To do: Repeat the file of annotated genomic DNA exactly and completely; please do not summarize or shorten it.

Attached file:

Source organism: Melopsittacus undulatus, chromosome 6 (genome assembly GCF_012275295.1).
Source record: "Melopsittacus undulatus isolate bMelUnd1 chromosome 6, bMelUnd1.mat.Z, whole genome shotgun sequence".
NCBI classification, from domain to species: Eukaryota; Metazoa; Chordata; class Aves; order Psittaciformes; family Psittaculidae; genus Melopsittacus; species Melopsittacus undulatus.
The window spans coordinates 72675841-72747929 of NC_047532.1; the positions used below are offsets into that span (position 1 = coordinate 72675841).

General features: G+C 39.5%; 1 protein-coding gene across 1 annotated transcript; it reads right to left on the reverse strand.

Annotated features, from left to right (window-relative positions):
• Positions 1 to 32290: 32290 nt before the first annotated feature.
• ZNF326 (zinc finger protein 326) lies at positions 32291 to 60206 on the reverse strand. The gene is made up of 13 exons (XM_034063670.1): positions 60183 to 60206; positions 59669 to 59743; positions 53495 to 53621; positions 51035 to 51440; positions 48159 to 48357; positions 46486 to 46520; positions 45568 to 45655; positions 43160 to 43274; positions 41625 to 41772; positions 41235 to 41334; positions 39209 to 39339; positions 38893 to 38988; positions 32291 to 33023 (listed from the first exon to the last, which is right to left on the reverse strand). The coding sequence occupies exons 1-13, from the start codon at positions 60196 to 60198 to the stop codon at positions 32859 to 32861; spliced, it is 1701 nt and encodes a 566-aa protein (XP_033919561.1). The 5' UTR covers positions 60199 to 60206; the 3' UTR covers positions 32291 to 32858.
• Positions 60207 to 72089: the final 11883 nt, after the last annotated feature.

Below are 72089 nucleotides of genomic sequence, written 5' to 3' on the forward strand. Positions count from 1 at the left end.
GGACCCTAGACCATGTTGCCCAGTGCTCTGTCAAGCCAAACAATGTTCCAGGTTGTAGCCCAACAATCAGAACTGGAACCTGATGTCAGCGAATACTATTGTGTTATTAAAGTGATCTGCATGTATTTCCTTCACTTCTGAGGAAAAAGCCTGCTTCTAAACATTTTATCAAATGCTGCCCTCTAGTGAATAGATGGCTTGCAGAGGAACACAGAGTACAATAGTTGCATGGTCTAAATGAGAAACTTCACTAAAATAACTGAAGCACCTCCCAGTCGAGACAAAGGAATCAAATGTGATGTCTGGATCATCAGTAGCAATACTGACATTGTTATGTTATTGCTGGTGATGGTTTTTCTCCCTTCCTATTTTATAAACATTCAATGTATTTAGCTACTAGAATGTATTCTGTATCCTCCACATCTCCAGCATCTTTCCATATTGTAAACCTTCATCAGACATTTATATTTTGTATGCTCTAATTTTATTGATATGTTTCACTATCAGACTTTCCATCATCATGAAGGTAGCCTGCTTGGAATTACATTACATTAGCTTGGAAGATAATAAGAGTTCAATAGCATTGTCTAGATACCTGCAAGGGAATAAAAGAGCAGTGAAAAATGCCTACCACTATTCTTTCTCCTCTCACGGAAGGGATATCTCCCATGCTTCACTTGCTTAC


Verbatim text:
Source organism: Melopsittacus undulatus, chromosome 6 (genome assembly GCF_012275295.1).
Source record: "Melopsittacus undulatus isolate bMelUnd1 chromosome 6, bMelUnd1.mat.Z, whole genome shotgun sequence".
NCBI classification, from domain to species: Eukaryota; Metazoa; Chordata; class Aves; order Psittaciformes; family Psittaculidae; genus Melopsittacus; species Melopsittacus undulatus.
The window spans coordinates 72675841-72747929 of NC_047532.1; the positions used below are offsets into that span (position 1 = coordinate 72675841).

General features: G+C 39.5%; 1 protein-coding gene across 1 annotated transcript; it reads right to left on the reverse strand.

Annotated features, from left to right (window-relative positions):
• Positions 1 to 32290: 32290 nt before the first annotated feature.
• ZNF326 (zinc finger protein 326) lies at positions 32291 to 60206 on the reverse strand. The gene is made up of 13 exons (XM_034063670.1): positions 60183 to 60206; positions 59669 to 59743; positions 53495 to 53621; positions 51035 to 51440; positions 48159 to 48357; positions 46486 to 46520; positions 45568 to 45655; positions 43160 to 43274; positions 41625 to 41772; positions 41235 to 41334; positions 39209 to 39339; positions 38893 to 38988; positions 32291 to 33023 (listed from the first exon to the last, which is right to left on the reverse strand). The coding sequence occupies exons 1-13, from the start codon at positions 60196 to 60198 to the stop codon at positions 32859 to 32861; spliced, it is 1701 nt and encodes a 566-aa protein (XP_033919561.1). The 5' UTR covers positions 60199 to 60206; the 3' UTR covers positions 32291 to 32858.
• Positions 60207 to 72089: the final 11883 nt, after the last annotated feature.

Below are 72089 nucleotides of genomic sequence, written 5' to 3' on the forward strand. Positions count from 1 at the left end.
GGACCCTAGACCATGTTGCCCAGTGCTCTGTCAAGCCAAACAATGTTCCAGGTTGTAGCCCAACAATCAGAACTGGAACCTGATGTCAGCGAATACTATTGTGTTATTAAAGTGATCTGCATGTATTTCCTTCACTTCTGAGGAAAAAGCCTGCTTCTAAACATTTTATCAAATGCTGCCCTCTAGTGAATAGATGGCTTGCAGAGGAACACAGAGTACAATAGTTGCATGGTCTAAATGAGAAACTTCACTAAAATAACTGAAGCACCTCCCAGTCGAGACAAAGGAATCAAATGTGATGTCTGGATCATCAGTAGCAATACTGACATTGTTATGTTATTGCTGGTGATGGTTTTTCTCCCTTCCTATTTTATAAACATTCAATGTATTTAGCTACTAGAATGTATTCTGTATCCTCCACATCTCCAGCATCTTTCCATATTGTAAACCTTCATCAGACATTTATATTTTGTATGCTCTAATTTTATTGATATGTTTCACTATCAGACTTTCCATCATCATGAAGGTAGCCTGCTTGGAATTACATTACATTAGCTTGGAAGATAATAAGAGTTCAATAGCATTGTCTAGATACCTGCAAGGGAATAAAAGAGCAGTGAAAAATGCCTACCACTATTCTTTCTCCTCTCACGGAAGGGATATCTCCCATGCTTCACTTGCTTAC